` GreatVines Successful Implementation Part Two - Andavi Solutions

GreatVines Proven-Successful Implementation Part 2

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Nothing is more damaging to a beverage sales force than undertaking the effort to deploy a sales process automation solution that fails to live up to its potential. There is a lot that can go wrong during implementation of such software tools. But GreatVines is invested in making sure this doesn’t happen to its customers. This is the second part of a two-part blog series on ensuring successful implementations.

In Part I, we examined the top reasons why solutions fail to live up to their potential and discussed the groundwork to be laid early in the implementation process. Part II below, focuses on GreatVines’ change management best practices.

Fail to Plan and You’re Planning to Fail
Understand that there is going to be some level of resistance and disruption because of the decision to change operations by implementing a new software. Not only will the software present a new set of practices, but the implementation process itself – done properly – will focus on changing/replacing old, outdated or broken business practices and that means additional disruption of the average user’s on-the-job status quo.

So, prepare yourself and your organization – before you even begin any outreach – for the change by determining answers to the following:

  •         How big is the change?
  •         How many people will be affected?
  •         How much change is already going on?
  •         What type of resistance can be expected?
  •         What are the strategic goals the organization is trying to achieve?
  •         What tools do the leadership team have to ensure change occurs?

Communication strategy
Once you’ve identified the answers to the above questions, you should have a better idea of what types of communications and messaging you’ll need to produce and distribute. Clear messaging wins the day in this regard. Resistance to change is almost always rooted in fear of the unknown. The better you’re able to convey what to expect, the easier it will be to drive buy-in and adoption.   Initiate ongoing communication streams with your user base.  These should consist of updates from Super Users. Updates should be transparent and offer no-spin assessments of project progress. Celebrate the wins and acknowledge the setbacks. Super Users are already respected and trusted by the user base, so capitalize on this trust by being truthful. Also, make sure the user base is provided clear information on how, when and where they can receive support.

Understanding Resistance
You’re going to run into resistance no matter what when implementing a new solution. Yet, if you understand the drivers of resistance, you can plan to overcome it and keep your implementation on track. Common issues behind user resistance typically include employee anxiety over how the new solution may impact their current role.  Many assume the solution is being implemented as a precursor to their job being automated out of existence. If the typical, daily user is not aware of the reasons why the new solution is being implemented, they’re likely to assume this is why.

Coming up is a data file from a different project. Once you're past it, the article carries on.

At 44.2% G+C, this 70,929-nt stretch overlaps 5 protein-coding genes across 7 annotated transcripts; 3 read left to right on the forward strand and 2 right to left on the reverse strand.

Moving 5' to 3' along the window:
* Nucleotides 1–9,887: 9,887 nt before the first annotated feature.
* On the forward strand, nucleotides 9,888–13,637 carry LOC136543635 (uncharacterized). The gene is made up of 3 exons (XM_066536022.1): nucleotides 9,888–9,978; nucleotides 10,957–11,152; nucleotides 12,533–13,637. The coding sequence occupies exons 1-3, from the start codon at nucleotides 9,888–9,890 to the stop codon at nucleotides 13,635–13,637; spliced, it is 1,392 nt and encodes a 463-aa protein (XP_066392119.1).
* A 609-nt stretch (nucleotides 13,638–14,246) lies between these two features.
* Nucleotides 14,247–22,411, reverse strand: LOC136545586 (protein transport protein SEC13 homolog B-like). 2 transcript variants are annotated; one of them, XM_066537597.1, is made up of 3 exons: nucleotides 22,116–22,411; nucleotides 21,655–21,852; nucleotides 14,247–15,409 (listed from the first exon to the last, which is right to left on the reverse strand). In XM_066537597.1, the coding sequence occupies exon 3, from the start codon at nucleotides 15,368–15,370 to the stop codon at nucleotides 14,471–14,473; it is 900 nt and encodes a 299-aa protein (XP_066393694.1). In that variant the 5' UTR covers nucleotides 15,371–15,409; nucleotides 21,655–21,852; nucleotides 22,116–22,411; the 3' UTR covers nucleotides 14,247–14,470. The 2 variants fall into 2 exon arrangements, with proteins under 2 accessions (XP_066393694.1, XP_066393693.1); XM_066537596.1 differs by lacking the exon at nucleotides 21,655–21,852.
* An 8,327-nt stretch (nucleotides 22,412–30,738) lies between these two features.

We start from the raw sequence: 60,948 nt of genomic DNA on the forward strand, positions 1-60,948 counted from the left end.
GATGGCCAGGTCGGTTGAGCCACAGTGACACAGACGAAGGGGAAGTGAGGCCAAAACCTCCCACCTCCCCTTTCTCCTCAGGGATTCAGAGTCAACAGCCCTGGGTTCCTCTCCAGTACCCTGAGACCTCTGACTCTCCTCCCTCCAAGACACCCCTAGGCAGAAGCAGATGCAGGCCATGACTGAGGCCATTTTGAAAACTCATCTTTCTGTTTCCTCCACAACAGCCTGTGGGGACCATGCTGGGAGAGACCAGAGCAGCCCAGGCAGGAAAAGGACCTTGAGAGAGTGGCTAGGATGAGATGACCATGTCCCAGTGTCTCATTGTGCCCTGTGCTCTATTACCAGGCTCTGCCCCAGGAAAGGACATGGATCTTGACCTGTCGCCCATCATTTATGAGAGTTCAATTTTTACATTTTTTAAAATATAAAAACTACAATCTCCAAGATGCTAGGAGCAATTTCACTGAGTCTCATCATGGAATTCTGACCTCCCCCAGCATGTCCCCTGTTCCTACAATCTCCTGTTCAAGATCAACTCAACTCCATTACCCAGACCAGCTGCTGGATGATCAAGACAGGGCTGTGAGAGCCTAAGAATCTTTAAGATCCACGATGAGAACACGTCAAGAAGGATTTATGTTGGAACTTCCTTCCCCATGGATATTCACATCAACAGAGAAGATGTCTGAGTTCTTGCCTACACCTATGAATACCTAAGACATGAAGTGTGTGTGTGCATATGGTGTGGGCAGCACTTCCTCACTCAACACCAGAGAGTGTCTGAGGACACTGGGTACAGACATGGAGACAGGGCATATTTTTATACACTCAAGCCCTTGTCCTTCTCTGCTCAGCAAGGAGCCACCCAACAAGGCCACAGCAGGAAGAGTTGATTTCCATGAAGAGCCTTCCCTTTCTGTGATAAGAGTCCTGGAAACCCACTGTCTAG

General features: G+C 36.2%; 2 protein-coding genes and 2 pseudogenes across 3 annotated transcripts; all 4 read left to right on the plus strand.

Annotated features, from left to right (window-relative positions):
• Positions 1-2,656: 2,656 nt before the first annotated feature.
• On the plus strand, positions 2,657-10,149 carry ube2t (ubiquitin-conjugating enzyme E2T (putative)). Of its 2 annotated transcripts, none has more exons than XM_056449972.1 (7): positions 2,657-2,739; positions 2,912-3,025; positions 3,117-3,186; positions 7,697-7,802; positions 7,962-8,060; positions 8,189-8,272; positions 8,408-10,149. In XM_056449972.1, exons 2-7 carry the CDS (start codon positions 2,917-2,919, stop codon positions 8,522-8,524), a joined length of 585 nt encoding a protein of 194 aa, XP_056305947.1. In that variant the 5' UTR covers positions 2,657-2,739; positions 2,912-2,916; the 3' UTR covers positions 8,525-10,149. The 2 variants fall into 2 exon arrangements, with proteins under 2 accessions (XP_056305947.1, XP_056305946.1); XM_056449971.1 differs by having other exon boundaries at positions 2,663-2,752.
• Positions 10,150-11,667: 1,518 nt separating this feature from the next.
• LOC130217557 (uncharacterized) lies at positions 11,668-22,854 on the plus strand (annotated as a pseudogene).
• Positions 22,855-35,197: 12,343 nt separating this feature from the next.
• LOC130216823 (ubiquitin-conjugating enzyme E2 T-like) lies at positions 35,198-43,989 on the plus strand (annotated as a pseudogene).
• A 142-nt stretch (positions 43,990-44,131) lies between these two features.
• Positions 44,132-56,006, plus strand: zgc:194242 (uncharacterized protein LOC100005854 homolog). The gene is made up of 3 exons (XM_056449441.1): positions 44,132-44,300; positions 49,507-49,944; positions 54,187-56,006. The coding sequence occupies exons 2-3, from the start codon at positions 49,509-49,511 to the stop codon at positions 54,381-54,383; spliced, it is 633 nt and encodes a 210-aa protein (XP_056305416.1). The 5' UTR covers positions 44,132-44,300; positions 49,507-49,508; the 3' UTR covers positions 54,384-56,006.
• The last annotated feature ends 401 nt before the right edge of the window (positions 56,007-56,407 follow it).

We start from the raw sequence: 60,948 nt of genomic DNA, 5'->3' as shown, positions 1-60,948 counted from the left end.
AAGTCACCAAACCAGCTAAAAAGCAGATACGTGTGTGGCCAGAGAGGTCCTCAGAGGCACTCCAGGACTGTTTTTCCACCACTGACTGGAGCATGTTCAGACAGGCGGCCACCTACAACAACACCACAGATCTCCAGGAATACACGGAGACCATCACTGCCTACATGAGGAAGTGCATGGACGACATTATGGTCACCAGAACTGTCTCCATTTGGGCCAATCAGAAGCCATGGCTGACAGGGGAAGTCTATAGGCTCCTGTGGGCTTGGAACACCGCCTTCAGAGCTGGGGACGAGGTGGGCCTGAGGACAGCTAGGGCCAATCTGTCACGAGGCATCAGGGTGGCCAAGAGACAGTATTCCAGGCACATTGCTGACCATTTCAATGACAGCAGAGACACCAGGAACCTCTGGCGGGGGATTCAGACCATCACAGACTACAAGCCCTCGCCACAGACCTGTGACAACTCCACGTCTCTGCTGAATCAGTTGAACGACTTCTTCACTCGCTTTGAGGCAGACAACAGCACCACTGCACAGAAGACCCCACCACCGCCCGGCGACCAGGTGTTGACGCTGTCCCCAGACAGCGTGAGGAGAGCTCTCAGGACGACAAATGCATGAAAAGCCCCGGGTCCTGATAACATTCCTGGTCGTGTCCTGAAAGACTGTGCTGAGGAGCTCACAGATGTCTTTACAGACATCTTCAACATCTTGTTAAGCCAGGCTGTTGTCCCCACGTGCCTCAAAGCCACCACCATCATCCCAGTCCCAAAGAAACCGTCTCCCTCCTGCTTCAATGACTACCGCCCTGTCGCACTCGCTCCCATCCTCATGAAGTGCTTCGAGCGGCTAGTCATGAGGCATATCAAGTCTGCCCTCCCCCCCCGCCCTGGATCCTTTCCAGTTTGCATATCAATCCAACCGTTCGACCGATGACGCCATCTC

Make sure to recruit “resistance managers” from among the organization’s senior leaders and supervisors who can explain the business reasons for implementing a new solution. Without visible support and commitment from managers, this unfounded anxiety can spread like wildfire across the user base and can be a significant drag on adoption.

Stages of Change
Broadly speaking, there are stages of change to be observed and accommodated during implementation to assure smooth transition from the existing state of operations to the desired “to-be” state. GreatVines can help develop a more customized version of the stages for each unique customer organization. But these are the outlines of the stages for purposes of this discussion.

  • Launch Stage involves introduction of the new initiative to the user base with an all-hands meeting, posters and regular newsletters or other employee communications.
  • Buy-In Stage includes a kick-off event, live solution demos, project updates and assignment of roles to relevant users.
  • Understanding Stage involves the assignment of Super Users, end user training and the development and dissemination of training materials.
  • Comprehension Stage involves process/practice assessments, skills gap identifications and ongoing training.
  • Consistency Stage, once the solution has “gone live” focuses on retraining, new hire training processes and the establishment of a feedback loop between users, Super Users and GVAs to ensure continuous improvement.

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